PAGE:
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<   No. 1767   2007-11-28   >

Comic #1767

1 Long Tom: What be ye lickin' yer chops for, Dirque?
2 Dirque: Beggin' yer pardon, cap'n, but mashed tatties 'n' bearnaise sauce be soundin' a fair sight better'n biscuits 'n' salt pork.
3 Long Tom: Arrr! They be eatin' us, not feedin' us, ye dolt!
4 Dirque: Mmmm... but what a way to be goin'...

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Like all good supporting character antagonists, the natives are obliging enough to wait while the main characters have an extended conversation in front of them.

And for a good discussion, you could do worse than the topic of biscuits. "Biscuit" is a word well known to those who have experience with the vagaries of British and American English usage, being one of the most notorious causes of misunderstanding between members of those cultures. I won't go into the details here - read the Wikipedia article for the full lowdown if you're not already aware of it.

The other interesting thing about "biscuit" is the etymology, from the Latin, and meaning "twice baked". Most biscuits (of either cultural variation) are not twice baked these days, but the meaning lingers in the traditional Italian biscotti (an even more direct descendant of the Latin term). Biscotti are indeed baked twice in order to achieve their distinctive traditional texture and crispness. (For those interested in this sort of thing, the "bis" part means "twice", being from the same root as words such as "bicycle" and "bifocals", while the "cotti" part (or "cotta" in the non-plural form) is the bit that means baked, and can also be found in words such as "pannacotta" (baked cream) and "terracotta" (baked earth). Languages really are cool when you discover these sorts of connections between them.)

And that's not all. German has zwieback, another variation on the theme, whose derivation is from the German "zweimal gebackenes" - meaning, wait for it: "twice baked".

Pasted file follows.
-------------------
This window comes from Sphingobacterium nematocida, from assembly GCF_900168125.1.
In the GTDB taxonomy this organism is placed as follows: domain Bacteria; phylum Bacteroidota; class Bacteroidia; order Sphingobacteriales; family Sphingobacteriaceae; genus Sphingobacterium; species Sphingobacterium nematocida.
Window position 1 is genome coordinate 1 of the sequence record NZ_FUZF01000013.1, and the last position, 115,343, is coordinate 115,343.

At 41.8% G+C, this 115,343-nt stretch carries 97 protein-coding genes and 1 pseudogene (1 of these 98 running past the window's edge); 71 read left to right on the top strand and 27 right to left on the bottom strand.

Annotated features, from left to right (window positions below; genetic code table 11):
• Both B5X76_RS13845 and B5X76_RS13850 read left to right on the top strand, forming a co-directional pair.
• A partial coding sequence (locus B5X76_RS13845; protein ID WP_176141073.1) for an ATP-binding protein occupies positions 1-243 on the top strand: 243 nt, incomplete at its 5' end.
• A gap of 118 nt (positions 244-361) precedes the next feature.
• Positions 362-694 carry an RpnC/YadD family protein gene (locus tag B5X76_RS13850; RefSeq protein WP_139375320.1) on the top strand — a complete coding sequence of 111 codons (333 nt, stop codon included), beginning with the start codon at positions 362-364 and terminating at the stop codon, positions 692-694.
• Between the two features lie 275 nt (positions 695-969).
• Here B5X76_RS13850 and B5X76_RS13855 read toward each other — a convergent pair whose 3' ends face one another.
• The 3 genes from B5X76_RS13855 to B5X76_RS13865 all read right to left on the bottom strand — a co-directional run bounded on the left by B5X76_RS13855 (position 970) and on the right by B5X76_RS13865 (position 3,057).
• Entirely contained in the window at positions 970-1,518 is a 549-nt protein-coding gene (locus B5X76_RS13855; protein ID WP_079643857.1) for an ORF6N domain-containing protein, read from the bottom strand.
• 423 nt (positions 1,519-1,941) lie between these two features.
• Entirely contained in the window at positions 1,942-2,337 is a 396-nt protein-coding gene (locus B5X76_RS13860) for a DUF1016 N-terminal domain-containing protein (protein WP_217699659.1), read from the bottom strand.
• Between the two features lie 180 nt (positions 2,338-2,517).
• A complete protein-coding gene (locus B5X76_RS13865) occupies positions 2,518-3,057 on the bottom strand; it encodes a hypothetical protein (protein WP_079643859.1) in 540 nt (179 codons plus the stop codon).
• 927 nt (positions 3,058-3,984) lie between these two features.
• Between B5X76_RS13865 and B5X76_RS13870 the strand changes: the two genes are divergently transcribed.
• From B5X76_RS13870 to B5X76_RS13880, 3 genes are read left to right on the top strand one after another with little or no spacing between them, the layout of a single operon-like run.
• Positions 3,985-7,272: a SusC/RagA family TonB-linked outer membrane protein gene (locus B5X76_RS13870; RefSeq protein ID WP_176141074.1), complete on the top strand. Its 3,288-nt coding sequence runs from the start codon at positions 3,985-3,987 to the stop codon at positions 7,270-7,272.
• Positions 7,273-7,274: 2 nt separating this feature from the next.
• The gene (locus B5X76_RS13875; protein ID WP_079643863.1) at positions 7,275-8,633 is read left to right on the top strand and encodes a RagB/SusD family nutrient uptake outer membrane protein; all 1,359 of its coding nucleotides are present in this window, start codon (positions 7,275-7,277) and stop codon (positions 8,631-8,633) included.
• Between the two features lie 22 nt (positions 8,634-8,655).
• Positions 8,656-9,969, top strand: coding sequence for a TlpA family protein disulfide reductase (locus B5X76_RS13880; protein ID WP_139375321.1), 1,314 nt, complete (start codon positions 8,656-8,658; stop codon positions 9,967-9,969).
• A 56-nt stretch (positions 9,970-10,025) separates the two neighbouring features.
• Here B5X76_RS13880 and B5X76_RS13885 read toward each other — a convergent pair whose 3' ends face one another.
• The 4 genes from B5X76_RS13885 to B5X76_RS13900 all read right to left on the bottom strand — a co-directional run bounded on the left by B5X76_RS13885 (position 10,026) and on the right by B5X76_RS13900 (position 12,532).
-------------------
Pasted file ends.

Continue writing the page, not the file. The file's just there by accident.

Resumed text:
2018-07-15 Rerun commentary: Another interesting difference between British and American English involving food, of which I was completely unaware until about three weeks ago, is the meaning of soup.

I was browsing one of my favourite book shops and one of the new releases was a thick paperback on the differences between British and American English (I forget the title). Being interested in this topic, I picked it up and flipped through the pages, opening it randomly on a page which happened to be about soup.

To boil it down[1], essentially:

As with any of these things, there is some regional variation, and there's always someone who'll say "I'm British and my soup has chunks in it!" but in general there is this noticeable difference. When the British make a soup, they boil up some stuff, and then if it isn't all liquified already, they puree it, to make it so. When Americans make a soup, they boil up some stuff, and often leave chunks of vegetables and/or meat and/or other stuff in it. In America, a stock with chunks in it is much more likely to be called a soup, whereas in Britain the exact same thing is much more likely to be called a stew.

For more on this specific topic, read the Separated by a Common Language blog. And from the Australian perspective, I must say that on this one we tend to side with the Americans.

[1] Yes.

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